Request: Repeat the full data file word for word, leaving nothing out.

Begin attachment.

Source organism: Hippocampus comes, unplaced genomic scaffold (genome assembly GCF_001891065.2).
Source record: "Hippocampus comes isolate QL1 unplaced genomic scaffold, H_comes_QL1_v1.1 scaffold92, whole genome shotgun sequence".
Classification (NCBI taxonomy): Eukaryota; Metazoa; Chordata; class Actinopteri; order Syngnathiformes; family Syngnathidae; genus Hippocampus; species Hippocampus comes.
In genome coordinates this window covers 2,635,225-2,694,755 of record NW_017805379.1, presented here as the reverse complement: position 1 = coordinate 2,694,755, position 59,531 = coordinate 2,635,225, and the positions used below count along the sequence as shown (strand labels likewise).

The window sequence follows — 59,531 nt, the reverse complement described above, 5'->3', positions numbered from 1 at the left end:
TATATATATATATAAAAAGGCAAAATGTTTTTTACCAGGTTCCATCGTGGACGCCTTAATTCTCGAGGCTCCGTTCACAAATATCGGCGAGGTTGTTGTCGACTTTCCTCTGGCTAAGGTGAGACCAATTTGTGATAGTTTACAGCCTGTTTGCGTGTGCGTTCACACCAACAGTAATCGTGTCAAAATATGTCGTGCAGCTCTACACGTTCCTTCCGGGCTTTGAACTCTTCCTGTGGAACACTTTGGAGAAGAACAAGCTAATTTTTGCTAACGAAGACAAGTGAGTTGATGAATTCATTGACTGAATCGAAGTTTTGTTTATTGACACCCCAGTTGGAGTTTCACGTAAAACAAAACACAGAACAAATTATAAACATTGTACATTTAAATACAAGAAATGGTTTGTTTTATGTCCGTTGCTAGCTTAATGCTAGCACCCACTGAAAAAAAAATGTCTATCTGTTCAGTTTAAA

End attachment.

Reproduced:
Source organism: Hippocampus comes, unplaced genomic scaffold (genome assembly GCF_001891065.2).
Source record: "Hippocampus comes isolate QL1 unplaced genomic scaffold, H_comes_QL1_v1.1 scaffold92, whole genome shotgun sequence".
Classification (NCBI taxonomy): Eukaryota; Metazoa; Chordata; class Actinopteri; order Syngnathiformes; family Syngnathidae; genus Hippocampus; species Hippocampus comes.
In genome coordinates this window covers 2,635,225-2,694,755 of record NW_017805379.1, presented here as the reverse complement: position 1 = coordinate 2,694,755, position 59,531 = coordinate 2,635,225, and the positions used below count along the sequence as shown (strand labels likewise).

The window sequence follows — 59,531 nt, the reverse complement described above, 5'->3', positions numbered from 1 at the left end:
TATATATATATATAAAAAGGCAAAATGTTTTTTACCAGGTTCCATCGTGGACGCCTTAATTCTCGAGGCTCCGTTCACAAATATCGGCGAGGTTGTTGTCGACTTTCCTCTGGCTAAGGTGAGACCAATTTGTGATAGTTTACAGCCTGTTTGCGTGTGCGTTCACACCAACAGTAATCGTGTCAAAATATGTCGTGCAGCTCTACACGTTCCTTCCGGGCTTTGAACTCTTCCTGTGGAACACTTTGGAGAAGAACAAGCTAATTTTTGCTAACGAAGACAAGTGAGTTGATGAATTCATTGACTGAATCGAAGTTTTGTTTATTGACACCCCAGTTGGAGTTTCACGTAAAACAAAACACAGAACAAATTATAAACATTGTACATTTAAATACAAGAAATGGTTTGTTTTATGTCCGTTGCTAGCTTAATGCTAGCACCCACTGAAAAAAAAATGTCTATCTGTTCAGTTTAAA